(Note: The average Austrian can ski pretty well and many fancy themselves to have been just shy of the World Cup circuit (like every hockey player in Canada). That being said, be warned of high speed, long arches, and people attacking that bunny hill as if it's their own personal Streif.)

Since this resort is quite large, be sure to go down the way you came at the end of the day. If you don't, you'll be riding the bus to find your way back to the village you're staying in.

The locals tend to roll their eyes at tourists who make this mistake... not that it's happened to me or anything!

The party

Jan Hudec, one of Canada's best skiers, tweeted: "Kitzbuehel quote of the week: 'Kitz is too expensive to sleep'. #Londoner."

The Londoner is the most most famous/infamous of the Kitzbuehel party bars. Apparently the tradition of the top athletes going there to party/serve drinks after a top performance was started by Canadians in the 1980s. Somehow, this doesn't surprise me, and many from our men's team have, with often too much gusto, continued this tradition.  

Bib draw is a draw

A normal World Cup event hosts a bib draw the evening before the competition. The top 15 athletes in the world for the next day's race arrive to draw for their start positions. 

This is often a big draw for tourists and fans, since they get to see the athletes in a different element. Short interviews go along with the handing out of the race bibs.

In Kitzbuehel, bib draws are known to attract crowds of nearly 50,000 people. Yes, ladies and gentlemen, that is more than double the number of people that fit into any of our NHL hockey arenas.  

World Cup 1, NHL 0.

Rich history

Besides being known for their infamous partying at the Londoner, Canadians are also known for some pretty historic results.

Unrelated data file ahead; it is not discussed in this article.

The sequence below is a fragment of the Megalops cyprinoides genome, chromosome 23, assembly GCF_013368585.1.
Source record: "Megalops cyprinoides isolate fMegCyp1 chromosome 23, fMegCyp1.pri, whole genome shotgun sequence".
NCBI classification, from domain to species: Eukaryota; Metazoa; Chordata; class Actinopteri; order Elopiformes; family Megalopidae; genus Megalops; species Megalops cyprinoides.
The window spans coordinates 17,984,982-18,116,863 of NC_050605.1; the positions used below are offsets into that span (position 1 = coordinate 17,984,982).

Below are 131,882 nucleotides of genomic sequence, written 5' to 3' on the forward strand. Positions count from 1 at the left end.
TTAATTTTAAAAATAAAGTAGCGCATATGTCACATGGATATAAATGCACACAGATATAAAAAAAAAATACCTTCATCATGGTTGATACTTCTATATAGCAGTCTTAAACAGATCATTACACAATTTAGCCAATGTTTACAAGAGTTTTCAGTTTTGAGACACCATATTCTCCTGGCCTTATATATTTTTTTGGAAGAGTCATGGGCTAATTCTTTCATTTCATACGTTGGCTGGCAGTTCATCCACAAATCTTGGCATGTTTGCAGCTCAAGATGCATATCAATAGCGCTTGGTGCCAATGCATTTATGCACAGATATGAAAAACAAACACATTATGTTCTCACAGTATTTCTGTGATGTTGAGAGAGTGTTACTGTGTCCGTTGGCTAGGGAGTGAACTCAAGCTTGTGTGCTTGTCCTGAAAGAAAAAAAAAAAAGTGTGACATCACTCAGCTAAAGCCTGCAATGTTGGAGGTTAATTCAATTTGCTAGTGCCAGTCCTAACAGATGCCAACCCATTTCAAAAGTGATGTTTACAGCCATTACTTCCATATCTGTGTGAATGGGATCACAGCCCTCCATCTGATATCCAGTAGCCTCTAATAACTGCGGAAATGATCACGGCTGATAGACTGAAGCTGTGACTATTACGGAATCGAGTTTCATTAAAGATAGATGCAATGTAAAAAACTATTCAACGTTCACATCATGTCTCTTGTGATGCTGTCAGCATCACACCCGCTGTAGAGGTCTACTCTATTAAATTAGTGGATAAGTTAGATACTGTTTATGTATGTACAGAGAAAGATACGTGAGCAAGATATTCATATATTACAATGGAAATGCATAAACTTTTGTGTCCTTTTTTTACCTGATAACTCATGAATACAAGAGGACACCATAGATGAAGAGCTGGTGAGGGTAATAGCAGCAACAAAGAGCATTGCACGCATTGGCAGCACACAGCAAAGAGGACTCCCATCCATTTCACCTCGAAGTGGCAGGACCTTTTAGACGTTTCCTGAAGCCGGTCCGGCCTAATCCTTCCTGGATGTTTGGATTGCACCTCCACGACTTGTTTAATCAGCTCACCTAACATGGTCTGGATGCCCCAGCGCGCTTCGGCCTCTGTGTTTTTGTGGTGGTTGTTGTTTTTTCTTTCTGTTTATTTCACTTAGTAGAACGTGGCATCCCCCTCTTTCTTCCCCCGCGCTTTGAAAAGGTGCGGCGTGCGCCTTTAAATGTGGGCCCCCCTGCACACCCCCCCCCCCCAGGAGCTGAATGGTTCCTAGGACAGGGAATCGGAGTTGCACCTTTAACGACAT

In 1980, Ken Read won the downhill, in '81 & '82 was Steve Pdborski's turn, and in '83 Todd Brooker kept that streak going

We haven't seen anyone atop the podium since then. Rob Boyd came close with a third-place finish in '91. 

This weekend our Canadian Cowboys have the talent to make some magic happen on the Streif, and I'll be sure to tune in to watch it unfold.

(Tip: As you're riding the gondola in Kitzbuehel, be sure to see whose car you're riding in. Gondolas are given the honor of being named after Kitzbuehel winners. Look for the Canadians among the list I referenced above.)

The hangover

Returning to regular life after taking in a bucket list event may be a little rough. Notes to remember as you nurture your Kitzbuehel hangover:  

  • You are no longer in the Londoner and clothing will be required in the office.
  • Cowbells and horns are generally frowned upon as a method to encourage your taxi driver to go faster.
  • Schnapps in anything and everything at all hours of the morning may make the conference meeting go by faster, but it might make it your last.
Otherwise, have fun, take it in, and be sure to avoid cameras. As amazing as the stories are coming out of "Kitz," the images never quite live up to the story. (Yeah, we know, we skiers need to get some sun!)